Siddall et al.  conducted a user-centered design research to better understand how people use transit products and services throughout Northeastern Illinois, and to facilitate future improvements. Their targeted research produced detailed information about the characteristics and goals of users of various information products, how they are using the different sources, and what modifications might best serve specific customer needs. Furthermore, their “foundational research findings are more general and comprehensive in nature, and will inform and guide future efforts to establish regional information design standards for transit” . In a similar context, Minser and Webb  explored the influencing factors of public transportation customer loyalty using structural equation modeling. One of their most important findings is that passengers’ preconceived knowledge about a transit agency greatly influences their assessment on service delivery and value. For example, poor agency communication with stakeholders may negatively affect service ratings.
In their survey conducted in the San Francisco Bay Area in 1998, Collantes and Mokhtarian  explored the determinants of individuals’ subjective assessments of their mobility. Their study provides insight into the way individuals mentally process the amount of travel they do, which will increase the understanding of travel behavior and its motivations. A variety of personal factors were found to significantly influence such assessments: personality traits, travel-related attitudes, lifestyle characteristics, and affinity for travel.
Transport demand and travel behavior
The driving factors of passenger transport were examined by de Jong and van de Riet . Their research aimed at (re)structuring the many different insights in a single conceptual model, reviewing the key drivers, and how each affects the various choices that travelers make (activity type, destination, mode, time-of-day and route) and the resulting impact on overall passenger transport demand. According to their conclusions, the most important determinant of passenger transport demand in total, and of kilometres by car in particular, is household disposable income. The authors highlight that the availability of private modes (car ownership) is crucial as well, but their future development depends to a large extent on income growth.
Peirce and Lappin  assessed the levels of awareness and use of low- and high-tech sources of traveler information in a panel survey of Seattle-area residents. The authors found that despite large increases in respondents’ access to mobile phones and the Internet frequent use of traveler information is still largely concentrated among employed commuters, who tend to use conventional radio traffic reports.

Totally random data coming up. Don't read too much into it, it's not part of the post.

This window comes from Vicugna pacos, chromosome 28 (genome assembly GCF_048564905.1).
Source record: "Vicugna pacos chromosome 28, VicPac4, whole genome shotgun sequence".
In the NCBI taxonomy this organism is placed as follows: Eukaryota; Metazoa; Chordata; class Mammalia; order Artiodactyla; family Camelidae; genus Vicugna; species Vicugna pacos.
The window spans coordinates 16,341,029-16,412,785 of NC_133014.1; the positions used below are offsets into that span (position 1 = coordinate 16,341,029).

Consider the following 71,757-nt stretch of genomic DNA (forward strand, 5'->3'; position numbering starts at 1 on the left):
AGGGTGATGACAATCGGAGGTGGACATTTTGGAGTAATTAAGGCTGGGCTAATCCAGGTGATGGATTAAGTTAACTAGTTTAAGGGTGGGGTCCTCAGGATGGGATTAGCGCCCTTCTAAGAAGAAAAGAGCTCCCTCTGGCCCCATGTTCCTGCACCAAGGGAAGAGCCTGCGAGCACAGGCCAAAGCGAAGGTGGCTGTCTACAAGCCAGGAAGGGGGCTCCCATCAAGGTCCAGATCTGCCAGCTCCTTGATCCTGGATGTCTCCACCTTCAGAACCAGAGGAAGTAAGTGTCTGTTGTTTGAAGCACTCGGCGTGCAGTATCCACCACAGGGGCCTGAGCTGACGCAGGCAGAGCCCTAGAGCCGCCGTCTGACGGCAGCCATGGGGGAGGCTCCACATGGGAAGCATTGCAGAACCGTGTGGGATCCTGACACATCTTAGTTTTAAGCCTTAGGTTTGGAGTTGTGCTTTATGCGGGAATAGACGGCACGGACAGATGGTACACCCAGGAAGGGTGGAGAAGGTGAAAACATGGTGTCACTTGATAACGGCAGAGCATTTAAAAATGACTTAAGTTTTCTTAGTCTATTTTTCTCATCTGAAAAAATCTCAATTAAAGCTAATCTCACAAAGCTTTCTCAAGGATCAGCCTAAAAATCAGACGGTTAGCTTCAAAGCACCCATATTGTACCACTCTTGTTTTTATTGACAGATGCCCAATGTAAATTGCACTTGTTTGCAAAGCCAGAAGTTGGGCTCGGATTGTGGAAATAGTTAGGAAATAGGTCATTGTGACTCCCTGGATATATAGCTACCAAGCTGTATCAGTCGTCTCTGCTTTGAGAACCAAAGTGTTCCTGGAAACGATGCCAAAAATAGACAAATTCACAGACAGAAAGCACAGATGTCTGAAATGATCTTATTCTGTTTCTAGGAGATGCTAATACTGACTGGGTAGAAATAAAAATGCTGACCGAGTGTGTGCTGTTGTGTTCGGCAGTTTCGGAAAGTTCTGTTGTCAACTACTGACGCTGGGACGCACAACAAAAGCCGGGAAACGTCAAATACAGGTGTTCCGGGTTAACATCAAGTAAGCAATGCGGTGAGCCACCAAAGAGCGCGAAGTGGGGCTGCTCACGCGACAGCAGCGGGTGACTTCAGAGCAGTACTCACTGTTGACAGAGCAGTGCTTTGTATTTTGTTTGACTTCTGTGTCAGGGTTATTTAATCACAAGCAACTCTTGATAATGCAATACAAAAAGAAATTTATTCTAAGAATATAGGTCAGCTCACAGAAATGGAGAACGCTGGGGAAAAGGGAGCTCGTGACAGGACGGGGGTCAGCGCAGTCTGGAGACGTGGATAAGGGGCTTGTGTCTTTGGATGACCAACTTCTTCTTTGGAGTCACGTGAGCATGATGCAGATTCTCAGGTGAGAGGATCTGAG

Fujii and Taniguchi  reviewed the literature on travel feedback programs (TFPs), involving soft measures designed to change travel behavior, mainly from automobile to non-automobile travel, in mobility management. They classified TFPs using four main factors: place, technique, procedure, and communication media, and reviewed the effectiveness of 10 TFPs in Japan. They found that “TFPs reduced CO2 emissions by about 19% and car use by about 18%, while increasing the use of public transport by about 50%” .
Transit integration to other modes
Bos et al.  conducted an analysis using a Context-Dependent Hierarchical Choice Experiment to examine the choice of Park and Ride (P&R) facilities. Their results indicate that “safety, quality of public transport and relative travel times by transport modes are key attributes to the success of P&R facilities. Contextual variables seem to have only a minor impact” . Bos et al.  used a P&R choice model to assess the impacts of policy measures on P&R choice. According to their research, “the implementation of combined policy measures to improve the quality of both the P&R facility and the connecting public transport and to discourage car drivers to use their car for door-to-door trips have large, positively effects on the use of the P&R alternative” .
The integration of cycling to public transport has received major attention in recent years by researchers worldwide. Bachand-Marleau et al.  conducted a survey in Montreal exploring the potential integration of the local public bike-sharing system with transit. According to their results, bringing the bicycle onboard the transit vehicles is the preferred form of integration followed by bike&ride schemes. In the same context, Krizek and Stonebraker  described and evaluated four common bicycle and transit integration strategies and assessed their cost-effectiveness. Their results confirm the findings of the previous researchers, since cyclists prefer the bicycle onboard transit strategy. However, enhancing bicycle parking at a transit stop proved more cost effective when compared against bicycle onboard transit configuration.
Know-how and best practices transfer